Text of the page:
The 30-step skin-care routine is exhausting to even think about, especially when a lot of it is rooted in beauty standards and not actual wellness. While yes, skin is the largest organ and should be taken care of, lately I’ve wanted to take a step back and consider my facial health in a holistic sense. I finally started to incorporate SPF into my morning routine along with a big glass of water. But my favorite tool has been the TheraFace Pro ($399).
As a longtime fan of Therabody, I may or may not have broken its rule: don’t use the Theragun on the face. Suffering from jaw tightness and tension headaches, I was desperate to take advantage of the percussive massage. So when I heard about the TheraFace Pro, designed just for the face, I couldn’t wait to try it out.
I mean, how could I not be excited when supermodel Karlie Kloss herself told a small group of us journalists that she used it for New York Fashion Week? According to Kloss, her fellow models were practically ripping it from her hands before strutting down the runway themselves. With that disclaimer out of the way, ahead, I break down the many benefits of the tool, a few of the cons, and the ever-important question: are the add-on accessories really worth it?
How Does TheraFace Pro Help With Mental Health?
OK, maybe it’s a stretch to call it mental health, but TheraFace Pro helps me in a myriad of ways. Using the tool requires you to slow down. Call it meditation or simply catching your breath, I’m “forced” to slowly move the tool across my neck, across my cheeks and over my temples. It’s therapeutic to focus on something other than my to-do list.
In addition to that, my self-esteem lifted immensely with the knowledge I was tackling acne, antiaging, and tightening my skin. The LED-light ring has three settings: the red and red plus infrared light focus on wrinkle reducing, while the blue light works on acne. I like that you could use the ring light while giving yourself a face massage because the percussive attachments fit snugly in the center.
It also comes with a microcurrent ring and conductive gel. The ring is supposed to tighten your skin for a more “youthful glow.” I was obsessed with seeing how my cheekbones were emphasized after being run over a few times with the tool. Buccal fat surgery, move over! The only con is that to continue using the microcurrent ring, it must be used with conductive gel, which means buying more of it when the sample size runs out. While TheraBody recommends buying its product, it’s safe to use any microcurrent conductive gel.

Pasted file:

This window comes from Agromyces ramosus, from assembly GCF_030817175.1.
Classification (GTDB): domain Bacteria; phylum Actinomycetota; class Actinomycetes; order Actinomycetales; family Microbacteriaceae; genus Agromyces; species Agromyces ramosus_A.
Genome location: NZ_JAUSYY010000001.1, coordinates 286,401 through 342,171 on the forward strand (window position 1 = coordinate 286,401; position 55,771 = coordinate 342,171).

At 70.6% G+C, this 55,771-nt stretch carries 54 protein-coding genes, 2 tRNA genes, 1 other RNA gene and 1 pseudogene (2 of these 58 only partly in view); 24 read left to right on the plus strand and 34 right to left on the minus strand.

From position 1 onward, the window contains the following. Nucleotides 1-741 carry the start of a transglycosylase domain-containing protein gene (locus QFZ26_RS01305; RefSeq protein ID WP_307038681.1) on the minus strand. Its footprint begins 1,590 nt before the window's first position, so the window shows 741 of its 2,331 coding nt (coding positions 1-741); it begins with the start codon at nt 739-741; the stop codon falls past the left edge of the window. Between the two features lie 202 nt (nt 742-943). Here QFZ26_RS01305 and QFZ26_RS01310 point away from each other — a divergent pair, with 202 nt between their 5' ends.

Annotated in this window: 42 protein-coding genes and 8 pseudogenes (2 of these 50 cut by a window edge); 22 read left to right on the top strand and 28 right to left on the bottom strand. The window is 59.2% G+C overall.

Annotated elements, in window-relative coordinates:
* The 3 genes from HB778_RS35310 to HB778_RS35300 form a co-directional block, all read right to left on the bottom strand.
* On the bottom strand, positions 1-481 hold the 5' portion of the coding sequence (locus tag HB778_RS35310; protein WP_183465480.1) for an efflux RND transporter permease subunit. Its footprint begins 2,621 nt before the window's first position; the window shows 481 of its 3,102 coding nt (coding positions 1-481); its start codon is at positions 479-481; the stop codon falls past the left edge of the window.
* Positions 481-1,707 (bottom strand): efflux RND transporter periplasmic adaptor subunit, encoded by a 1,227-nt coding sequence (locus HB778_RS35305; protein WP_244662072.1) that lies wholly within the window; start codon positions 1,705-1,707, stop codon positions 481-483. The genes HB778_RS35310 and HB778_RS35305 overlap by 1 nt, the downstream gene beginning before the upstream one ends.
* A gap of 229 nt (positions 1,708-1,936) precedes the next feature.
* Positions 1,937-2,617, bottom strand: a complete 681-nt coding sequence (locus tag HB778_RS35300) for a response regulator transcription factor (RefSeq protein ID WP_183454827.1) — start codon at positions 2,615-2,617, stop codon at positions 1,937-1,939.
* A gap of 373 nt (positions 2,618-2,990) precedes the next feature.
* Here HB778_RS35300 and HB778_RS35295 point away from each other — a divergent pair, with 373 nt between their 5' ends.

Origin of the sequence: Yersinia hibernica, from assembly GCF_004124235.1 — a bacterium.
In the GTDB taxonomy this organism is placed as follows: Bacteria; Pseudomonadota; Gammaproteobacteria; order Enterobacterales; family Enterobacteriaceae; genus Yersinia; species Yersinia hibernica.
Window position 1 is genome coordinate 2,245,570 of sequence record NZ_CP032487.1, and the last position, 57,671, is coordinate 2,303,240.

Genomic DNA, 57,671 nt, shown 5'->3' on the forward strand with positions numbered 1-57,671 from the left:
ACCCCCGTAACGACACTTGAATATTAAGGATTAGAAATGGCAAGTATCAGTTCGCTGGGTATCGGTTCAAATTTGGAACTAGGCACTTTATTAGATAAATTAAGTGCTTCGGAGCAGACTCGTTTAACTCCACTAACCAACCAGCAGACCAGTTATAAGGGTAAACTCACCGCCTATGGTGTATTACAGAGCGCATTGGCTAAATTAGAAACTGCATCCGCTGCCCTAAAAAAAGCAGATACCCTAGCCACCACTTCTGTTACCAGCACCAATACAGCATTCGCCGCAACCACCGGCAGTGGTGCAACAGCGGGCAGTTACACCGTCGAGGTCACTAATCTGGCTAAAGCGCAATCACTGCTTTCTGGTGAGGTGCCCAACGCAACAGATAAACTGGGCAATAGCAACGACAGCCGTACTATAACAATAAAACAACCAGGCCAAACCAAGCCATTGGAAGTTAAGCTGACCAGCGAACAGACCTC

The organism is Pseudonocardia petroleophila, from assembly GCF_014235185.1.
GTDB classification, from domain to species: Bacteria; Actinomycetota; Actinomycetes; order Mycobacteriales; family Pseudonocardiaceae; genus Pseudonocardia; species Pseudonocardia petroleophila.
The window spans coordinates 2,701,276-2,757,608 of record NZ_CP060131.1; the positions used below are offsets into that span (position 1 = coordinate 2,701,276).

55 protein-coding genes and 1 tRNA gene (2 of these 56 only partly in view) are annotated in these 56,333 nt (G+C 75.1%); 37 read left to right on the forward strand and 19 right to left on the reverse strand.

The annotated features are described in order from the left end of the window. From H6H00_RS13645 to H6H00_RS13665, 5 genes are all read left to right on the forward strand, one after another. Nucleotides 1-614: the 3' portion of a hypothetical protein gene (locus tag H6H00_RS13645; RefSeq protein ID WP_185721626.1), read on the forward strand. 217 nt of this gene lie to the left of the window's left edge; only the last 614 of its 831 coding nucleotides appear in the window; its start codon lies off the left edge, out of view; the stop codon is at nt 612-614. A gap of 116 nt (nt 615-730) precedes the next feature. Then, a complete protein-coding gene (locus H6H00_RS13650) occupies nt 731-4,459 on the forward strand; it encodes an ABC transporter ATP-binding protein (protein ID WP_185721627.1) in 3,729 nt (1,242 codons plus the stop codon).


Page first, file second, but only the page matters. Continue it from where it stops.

How Does TheraFace Pro Help With Facial Health?
Besides the aesthetic benefits, the face massage alone is a game-changer. With three percussive attachments, I could pivot between the flat, cone, and micropoint. I frequently use the cone to really dig into my tension points, which really helps with my TMJ (temporomandibular joint dysfunction) caused by clenching my teeth throughout the day and night. After about six weeks of regular use, my usual “clicking” of my jaw joint started to dissipate, and now I no longer have difficulty chewing.
In terms of taking care of my skin, the cleansing ring works similarly to the Clarisonic I had when I was younger. The bristles work with any cleanser to gently exfoliate, removing makeup and any bacteria I gathered from a long subway ride. And while I mentioned the microcurrent beforehand, I will say that it also improves muscle tone like a little workout for your face and neck, which left a satisfying sensation.
Hot and Cold Rings: Are They Worth It?
The Hot and Cold Rings ($99) don’t come with the TheraFace Pro but are worth it if you’re interested in temperature-based face therapy. I was honestly shocked with how quickly they warmed up or got cold, respectively. The hot rings are incredibly soothing to use with my go-to serum because it increases absorption, but I’ll admit that the cold rings are my favorite — especially because you can use it alongside the percussive attachments. Also, there’s something so satisfying about directly reducing any inflammation my face was experiencing. TMI, but I used this after crying to help with the puffiness, and it worked better than any frozen face mask.
However, don’t use the Hot Ring if you have melasma or hyperpigmentation, especially if it is exacerbated by mild warmth, per TheraBody.
Image Source: POPSUGAR Photography / Melanie Whyte